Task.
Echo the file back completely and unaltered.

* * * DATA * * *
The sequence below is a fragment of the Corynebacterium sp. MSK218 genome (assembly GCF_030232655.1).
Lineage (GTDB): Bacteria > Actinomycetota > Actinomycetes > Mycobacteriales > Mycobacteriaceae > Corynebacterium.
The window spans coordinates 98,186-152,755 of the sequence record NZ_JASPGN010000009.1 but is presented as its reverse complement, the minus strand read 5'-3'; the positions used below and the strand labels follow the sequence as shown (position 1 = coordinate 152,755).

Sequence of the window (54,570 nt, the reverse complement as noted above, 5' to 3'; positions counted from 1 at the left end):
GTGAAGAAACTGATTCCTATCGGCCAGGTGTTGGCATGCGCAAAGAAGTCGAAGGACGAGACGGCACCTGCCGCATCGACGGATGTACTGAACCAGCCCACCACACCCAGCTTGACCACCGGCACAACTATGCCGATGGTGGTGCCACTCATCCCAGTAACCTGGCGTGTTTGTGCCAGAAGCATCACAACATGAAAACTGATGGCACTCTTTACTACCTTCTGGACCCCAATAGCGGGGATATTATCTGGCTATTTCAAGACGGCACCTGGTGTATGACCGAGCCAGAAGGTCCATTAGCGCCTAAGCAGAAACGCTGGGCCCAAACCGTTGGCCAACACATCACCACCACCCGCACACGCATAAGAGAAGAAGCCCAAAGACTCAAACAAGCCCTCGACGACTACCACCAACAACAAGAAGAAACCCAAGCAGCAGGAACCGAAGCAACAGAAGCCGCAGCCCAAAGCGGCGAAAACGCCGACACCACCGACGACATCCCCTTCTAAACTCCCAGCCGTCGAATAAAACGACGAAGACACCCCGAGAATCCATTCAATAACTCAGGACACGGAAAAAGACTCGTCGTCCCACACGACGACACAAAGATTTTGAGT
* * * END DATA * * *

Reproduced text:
The sequence below is a fragment of the Corynebacterium sp. MSK218 genome (assembly GCF_030232655.1).
Lineage (GTDB): Bacteria > Actinomycetota > Actinomycetes > Mycobacteriales > Mycobacteriaceae > Corynebacterium.
The window spans coordinates 98,186-152,755 of the sequence record NZ_JASPGN010000009.1 but is presented as its reverse complement, the minus strand read 5'-3'; the positions used below and the strand labels follow the sequence as shown (position 1 = coordinate 152,755).

Sequence of the window (54,570 nt, the reverse complement as noted above, 5' to 3'; positions counted from 1 at the left end):
GTGAAGAAACTGATTCCTATCGGCCAGGTGTTGGCATGCGCAAAGAAGTCGAAGGACGAGACGGCACCTGCCGCATCGACGGATGTACTGAACCAGCCCACCACACCCAGCTTGACCACCGGCACAACTATGCCGATGGTGGTGCCACTCATCCCAGTAACCTGGCGTGTTTGTGCCAGAAGCATCACAACATGAAAACTGATGGCACTCTTTACTACCTTCTGGACCCCAATAGCGGGGATATTATCTGGCTATTTCAAGACGGCACCTGGTGTATGACCGAGCCAGAAGGTCCATTAGCGCCTAAGCAGAAACGCTGGGCCCAAACCGTTGGCCAACACATCACCACCACCCGCACACGCATAAGAGAAGAAGCCCAAAGACTCAAACAAGCCCTCGACGACTACCACCAACAACAAGAAGAAACCCAAGCAGCAGGAACCGAAGCAACAGAAGCCGCAGCCCAAAGCGGCGAAAACGCCGACACCACCGACGACATCCCCTTCTAAACTCCCAGCCGTCGAATAAAACGACGAAGACACCCCGAGAATCCATTCAATAACTCAGGACACGGAAAAAGACTCGTCGTCCCACACGACGACACAAAGATTTTGAGT